Why it's important to think about the purpose of a website

A guest post by Katy Carlisle from The Wheel Exists.

For our first café of 2017 we'll be taking a look at how to create a great website for your organisation, but there's a twist... I will be creating a website from start to finish, live during the café.

In the next few weeks we'll be looking at what I'm doing in preparation for the café in order to maximise the time available on the day for actually building the website. 

The first step I'll be taking is one that often gets a bit neglected in the early stages of creating a website in favour of the more shiny and attractive planning options around design and colour schemes. The look and feel are important, but before you get to that stage it's really helpful to get clear on the purpose of your website. 

What do I mean by the "purpose" of the website? Let's look at this in more detail. When you took the decision to create a new website (or update your existing one) there was a reason behind that choice. At first, you might think that the choice was made because of a design issue, for example your website wasn't mobile friendly or it was starting to look dated. 

However, if you explore that reason in more depth then you will start to get closer to the true purpose of the website.

If the website isn't mobile friendly, why is that a problem? It could be that the people your charity supports are more likely to browse the web on their phones or tablets and therefore wouldn't visit or interact with your website if it was too difficult to use.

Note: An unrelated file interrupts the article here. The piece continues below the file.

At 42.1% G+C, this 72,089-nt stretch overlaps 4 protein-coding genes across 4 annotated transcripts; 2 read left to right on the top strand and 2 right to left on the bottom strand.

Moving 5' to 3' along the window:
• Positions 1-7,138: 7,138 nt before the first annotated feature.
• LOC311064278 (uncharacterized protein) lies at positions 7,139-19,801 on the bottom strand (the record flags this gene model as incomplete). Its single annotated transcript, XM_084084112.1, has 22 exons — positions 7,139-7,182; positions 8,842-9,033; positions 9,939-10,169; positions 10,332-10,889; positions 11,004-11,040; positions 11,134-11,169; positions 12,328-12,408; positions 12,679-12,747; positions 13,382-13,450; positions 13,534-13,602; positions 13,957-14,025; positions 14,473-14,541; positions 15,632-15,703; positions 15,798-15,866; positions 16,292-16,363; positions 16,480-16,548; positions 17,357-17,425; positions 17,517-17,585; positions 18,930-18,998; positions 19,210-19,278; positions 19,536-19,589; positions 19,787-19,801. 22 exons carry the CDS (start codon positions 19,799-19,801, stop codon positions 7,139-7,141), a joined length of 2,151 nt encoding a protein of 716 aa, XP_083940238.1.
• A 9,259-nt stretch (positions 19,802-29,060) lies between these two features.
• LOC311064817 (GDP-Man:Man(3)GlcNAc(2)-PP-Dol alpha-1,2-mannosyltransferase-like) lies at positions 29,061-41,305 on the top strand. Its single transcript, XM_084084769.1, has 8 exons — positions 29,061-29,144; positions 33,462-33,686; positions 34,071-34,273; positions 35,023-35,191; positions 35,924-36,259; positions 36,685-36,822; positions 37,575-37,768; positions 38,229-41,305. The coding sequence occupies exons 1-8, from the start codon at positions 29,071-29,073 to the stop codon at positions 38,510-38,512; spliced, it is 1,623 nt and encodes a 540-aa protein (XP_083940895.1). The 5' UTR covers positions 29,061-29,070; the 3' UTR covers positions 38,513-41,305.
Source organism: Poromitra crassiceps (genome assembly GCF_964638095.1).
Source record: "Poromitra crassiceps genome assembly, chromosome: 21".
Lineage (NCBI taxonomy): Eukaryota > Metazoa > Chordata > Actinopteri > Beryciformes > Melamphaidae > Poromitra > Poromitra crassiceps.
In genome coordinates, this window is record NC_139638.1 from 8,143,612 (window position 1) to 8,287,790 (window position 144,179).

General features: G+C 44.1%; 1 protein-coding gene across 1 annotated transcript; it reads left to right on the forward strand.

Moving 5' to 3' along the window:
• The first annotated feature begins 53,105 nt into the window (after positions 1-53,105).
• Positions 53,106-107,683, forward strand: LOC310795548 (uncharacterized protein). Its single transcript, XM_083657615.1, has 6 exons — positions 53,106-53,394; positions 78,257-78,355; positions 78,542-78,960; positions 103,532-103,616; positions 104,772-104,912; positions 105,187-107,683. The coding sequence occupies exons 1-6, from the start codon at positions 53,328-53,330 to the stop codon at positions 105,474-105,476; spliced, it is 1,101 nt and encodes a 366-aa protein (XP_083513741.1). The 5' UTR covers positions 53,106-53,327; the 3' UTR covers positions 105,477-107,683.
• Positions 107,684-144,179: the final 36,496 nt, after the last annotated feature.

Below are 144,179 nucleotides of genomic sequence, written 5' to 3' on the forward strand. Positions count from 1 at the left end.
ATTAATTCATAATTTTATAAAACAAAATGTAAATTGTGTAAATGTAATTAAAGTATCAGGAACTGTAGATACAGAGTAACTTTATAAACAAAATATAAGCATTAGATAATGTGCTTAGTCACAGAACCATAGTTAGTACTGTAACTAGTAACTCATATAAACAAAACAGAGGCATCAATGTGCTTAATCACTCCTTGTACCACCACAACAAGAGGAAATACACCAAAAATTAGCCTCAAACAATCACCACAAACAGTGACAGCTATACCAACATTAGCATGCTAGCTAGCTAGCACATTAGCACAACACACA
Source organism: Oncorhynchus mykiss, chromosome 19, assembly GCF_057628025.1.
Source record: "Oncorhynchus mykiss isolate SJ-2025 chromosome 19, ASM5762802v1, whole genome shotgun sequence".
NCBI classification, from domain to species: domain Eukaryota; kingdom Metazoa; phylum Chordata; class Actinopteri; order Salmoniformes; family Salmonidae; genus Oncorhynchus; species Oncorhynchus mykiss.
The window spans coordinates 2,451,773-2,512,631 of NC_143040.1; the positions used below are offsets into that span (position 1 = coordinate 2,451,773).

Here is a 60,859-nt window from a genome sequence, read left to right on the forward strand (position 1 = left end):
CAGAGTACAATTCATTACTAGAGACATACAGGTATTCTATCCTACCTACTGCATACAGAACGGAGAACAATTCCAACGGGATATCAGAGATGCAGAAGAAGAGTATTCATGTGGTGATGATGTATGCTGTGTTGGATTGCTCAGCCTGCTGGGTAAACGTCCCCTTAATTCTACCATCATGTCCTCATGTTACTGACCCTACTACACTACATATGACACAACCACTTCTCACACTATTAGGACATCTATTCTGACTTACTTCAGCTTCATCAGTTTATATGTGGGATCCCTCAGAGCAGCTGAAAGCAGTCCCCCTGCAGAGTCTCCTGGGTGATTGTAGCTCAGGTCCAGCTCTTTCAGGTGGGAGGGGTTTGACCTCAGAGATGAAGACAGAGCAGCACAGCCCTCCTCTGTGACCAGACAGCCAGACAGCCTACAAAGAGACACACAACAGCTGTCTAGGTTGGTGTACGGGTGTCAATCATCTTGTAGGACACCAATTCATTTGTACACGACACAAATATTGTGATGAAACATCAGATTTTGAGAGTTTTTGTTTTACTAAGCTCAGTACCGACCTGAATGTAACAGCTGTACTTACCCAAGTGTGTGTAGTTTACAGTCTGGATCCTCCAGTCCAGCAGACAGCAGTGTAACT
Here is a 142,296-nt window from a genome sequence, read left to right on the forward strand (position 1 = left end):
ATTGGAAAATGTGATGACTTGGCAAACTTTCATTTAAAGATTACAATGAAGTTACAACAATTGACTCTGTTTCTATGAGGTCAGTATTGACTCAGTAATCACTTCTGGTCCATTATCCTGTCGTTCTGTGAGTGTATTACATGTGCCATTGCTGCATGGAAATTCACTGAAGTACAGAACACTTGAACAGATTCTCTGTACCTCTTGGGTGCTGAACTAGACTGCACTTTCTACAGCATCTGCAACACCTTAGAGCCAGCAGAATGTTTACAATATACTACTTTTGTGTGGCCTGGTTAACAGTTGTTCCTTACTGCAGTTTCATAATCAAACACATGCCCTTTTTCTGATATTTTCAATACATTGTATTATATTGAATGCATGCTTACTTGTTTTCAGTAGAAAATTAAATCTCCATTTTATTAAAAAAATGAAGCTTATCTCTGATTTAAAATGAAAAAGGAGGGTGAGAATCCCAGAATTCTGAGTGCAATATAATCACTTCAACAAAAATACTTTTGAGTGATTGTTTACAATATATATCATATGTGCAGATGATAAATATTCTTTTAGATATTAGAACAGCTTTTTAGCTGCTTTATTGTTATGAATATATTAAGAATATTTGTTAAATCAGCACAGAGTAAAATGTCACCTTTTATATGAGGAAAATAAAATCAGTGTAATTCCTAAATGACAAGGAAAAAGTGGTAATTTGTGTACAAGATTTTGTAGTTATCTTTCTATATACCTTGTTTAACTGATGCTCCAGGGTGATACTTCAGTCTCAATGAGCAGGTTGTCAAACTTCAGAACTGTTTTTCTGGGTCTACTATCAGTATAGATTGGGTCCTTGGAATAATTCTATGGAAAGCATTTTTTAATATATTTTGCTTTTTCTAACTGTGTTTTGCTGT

So why is that a problem? Well, if they aren't visiting your website then they aren't accessing all of the great services or resources that you can provide in order to help them. Aha! So your website's purpose is in fact to provide services and resources for the people or causes that you support. 

Taking a bit of time to reflect on your purpose can make a big impact when looking at providing an effective website.

Imagine the difference between two mobile friendly websites, both nicely designed. The first one begins with the sentence "Get the help that you need now" and the second starts with  "Our charity was founded in 2005". Of these examples, which would better fit the purpose that we identified earlier?  

Another way to identify your purpose is to ask yourself what you want people to do when they visit the website. Let's turn our attention to the example campaign website that we're creating on the 19th January.

The theme of the campaign is around showing a local charity some love, linked to National Hug Day and Valentine's Day. That's kind of a vague purpose, so let's refine it. What actions do we want people to take when they visit the website? 

We want people to support a local charity, so how could they do this?  

  • Donate money (or possibly items depending on the charity)
  • Volunteer or help the charity to raise money e.g. by holding an event
  • Share the work that the charity does in order to encourage others to donate or volunteer

In order for people to support the charities, they would first have to know who they are. Our website would therefore need to have a way of showcasing local organisations and providing a bit of information about them. 

So our purpose is something like: 

Providing information on local charities and the actions that people can take to help them, and encouraging people to take those actions.  

We may refine this as the weeks go on, but it's a good starting point and has already got me to a point where I'm much clearer about the structure of the website, and the information I need to start gathering. 

Next week I'll be sharing my planning around the pages and sections of the website, and we'll be coming up with a name for the campaign! 

WebsitesKaty CarlisleComment